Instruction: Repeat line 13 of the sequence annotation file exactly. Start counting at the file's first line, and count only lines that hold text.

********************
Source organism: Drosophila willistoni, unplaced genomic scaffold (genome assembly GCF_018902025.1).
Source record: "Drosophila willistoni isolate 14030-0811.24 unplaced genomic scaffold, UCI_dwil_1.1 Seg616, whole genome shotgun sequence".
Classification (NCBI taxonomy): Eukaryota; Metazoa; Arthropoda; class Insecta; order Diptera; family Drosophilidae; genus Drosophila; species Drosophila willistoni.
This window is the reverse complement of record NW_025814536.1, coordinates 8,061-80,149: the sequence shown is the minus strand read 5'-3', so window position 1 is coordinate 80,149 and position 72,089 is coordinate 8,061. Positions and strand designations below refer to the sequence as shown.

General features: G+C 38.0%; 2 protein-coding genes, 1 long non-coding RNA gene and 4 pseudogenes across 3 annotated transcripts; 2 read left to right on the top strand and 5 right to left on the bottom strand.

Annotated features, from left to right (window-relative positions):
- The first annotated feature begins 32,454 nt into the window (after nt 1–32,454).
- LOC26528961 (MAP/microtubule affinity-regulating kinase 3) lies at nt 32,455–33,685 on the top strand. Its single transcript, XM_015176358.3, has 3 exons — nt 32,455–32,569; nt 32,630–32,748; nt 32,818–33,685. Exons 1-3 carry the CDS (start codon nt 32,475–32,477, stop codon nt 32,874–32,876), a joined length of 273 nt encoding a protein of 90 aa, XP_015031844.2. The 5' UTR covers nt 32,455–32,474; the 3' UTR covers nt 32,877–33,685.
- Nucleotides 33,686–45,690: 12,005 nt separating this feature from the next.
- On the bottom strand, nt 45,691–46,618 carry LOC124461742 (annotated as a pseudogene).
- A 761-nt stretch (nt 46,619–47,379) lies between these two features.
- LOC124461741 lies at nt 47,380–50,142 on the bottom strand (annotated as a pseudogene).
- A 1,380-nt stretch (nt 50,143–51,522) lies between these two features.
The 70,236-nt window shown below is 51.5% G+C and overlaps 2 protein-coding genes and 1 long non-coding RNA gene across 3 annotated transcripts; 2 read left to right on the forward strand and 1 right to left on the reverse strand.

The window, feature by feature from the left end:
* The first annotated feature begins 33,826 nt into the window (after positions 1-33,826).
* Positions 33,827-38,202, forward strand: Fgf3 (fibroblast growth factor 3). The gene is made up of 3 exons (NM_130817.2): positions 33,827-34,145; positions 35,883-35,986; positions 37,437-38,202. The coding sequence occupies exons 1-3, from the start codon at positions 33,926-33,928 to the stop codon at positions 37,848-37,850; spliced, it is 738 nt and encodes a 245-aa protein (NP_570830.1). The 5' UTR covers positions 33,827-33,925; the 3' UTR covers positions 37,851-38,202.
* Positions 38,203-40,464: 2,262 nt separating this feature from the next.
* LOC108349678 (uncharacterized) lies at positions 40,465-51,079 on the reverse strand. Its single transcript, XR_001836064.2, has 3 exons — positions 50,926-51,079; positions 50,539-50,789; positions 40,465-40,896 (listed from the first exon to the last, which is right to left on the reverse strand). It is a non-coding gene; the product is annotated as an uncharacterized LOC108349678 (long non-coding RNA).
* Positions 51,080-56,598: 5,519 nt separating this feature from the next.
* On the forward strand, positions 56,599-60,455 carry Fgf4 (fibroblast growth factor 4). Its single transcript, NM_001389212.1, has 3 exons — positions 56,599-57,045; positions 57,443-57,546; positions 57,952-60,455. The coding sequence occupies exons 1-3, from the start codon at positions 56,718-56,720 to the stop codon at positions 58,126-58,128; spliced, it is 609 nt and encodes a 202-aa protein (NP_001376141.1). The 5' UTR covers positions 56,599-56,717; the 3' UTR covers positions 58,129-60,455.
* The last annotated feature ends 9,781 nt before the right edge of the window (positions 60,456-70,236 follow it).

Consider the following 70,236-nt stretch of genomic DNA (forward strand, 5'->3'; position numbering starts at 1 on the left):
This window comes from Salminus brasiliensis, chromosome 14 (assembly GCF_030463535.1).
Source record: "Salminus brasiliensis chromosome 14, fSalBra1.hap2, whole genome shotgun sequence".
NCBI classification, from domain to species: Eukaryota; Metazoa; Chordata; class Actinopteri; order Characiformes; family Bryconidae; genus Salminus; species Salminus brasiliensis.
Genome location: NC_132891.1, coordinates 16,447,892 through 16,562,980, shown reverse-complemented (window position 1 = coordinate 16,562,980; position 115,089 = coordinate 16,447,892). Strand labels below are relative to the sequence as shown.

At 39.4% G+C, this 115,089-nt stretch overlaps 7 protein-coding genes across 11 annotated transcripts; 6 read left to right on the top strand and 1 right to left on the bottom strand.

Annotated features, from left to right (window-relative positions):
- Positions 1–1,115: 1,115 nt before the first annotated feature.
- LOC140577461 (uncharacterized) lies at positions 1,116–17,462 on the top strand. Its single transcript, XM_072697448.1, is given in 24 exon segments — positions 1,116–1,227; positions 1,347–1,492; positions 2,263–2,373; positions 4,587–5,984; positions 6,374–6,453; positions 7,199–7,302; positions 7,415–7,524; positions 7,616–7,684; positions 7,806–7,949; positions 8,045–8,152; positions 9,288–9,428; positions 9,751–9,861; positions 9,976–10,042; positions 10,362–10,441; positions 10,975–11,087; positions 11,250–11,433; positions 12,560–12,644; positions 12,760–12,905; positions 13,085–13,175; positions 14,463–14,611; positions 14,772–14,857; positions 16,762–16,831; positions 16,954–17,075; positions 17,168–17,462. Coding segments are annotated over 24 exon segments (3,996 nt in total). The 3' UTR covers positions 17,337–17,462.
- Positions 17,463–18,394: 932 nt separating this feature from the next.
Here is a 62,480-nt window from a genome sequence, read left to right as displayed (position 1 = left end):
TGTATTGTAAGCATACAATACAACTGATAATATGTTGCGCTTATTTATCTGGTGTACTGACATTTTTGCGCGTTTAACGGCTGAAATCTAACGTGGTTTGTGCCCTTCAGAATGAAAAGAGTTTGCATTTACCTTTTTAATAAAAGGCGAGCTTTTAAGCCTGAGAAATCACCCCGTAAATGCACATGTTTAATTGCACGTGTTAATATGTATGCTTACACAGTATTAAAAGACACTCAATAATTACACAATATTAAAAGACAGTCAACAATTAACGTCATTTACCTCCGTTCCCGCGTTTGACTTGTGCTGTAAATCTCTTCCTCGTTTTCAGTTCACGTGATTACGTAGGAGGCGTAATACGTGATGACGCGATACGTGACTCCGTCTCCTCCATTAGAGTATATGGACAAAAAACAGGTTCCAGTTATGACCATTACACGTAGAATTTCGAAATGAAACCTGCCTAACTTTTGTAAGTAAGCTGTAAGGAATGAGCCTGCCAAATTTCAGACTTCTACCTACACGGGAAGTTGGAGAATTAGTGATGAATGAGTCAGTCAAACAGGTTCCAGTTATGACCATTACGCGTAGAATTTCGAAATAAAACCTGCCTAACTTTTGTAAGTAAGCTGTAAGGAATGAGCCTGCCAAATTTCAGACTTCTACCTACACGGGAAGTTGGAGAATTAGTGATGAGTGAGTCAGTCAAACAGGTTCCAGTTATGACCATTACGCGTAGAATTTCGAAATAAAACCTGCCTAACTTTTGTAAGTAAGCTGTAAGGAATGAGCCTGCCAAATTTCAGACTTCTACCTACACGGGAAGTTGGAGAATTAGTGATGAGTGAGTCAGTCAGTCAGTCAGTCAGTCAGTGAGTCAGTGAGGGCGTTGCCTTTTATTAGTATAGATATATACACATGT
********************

- A 1,380-nt stretch (nt 50,143–51,522) lies between these two features.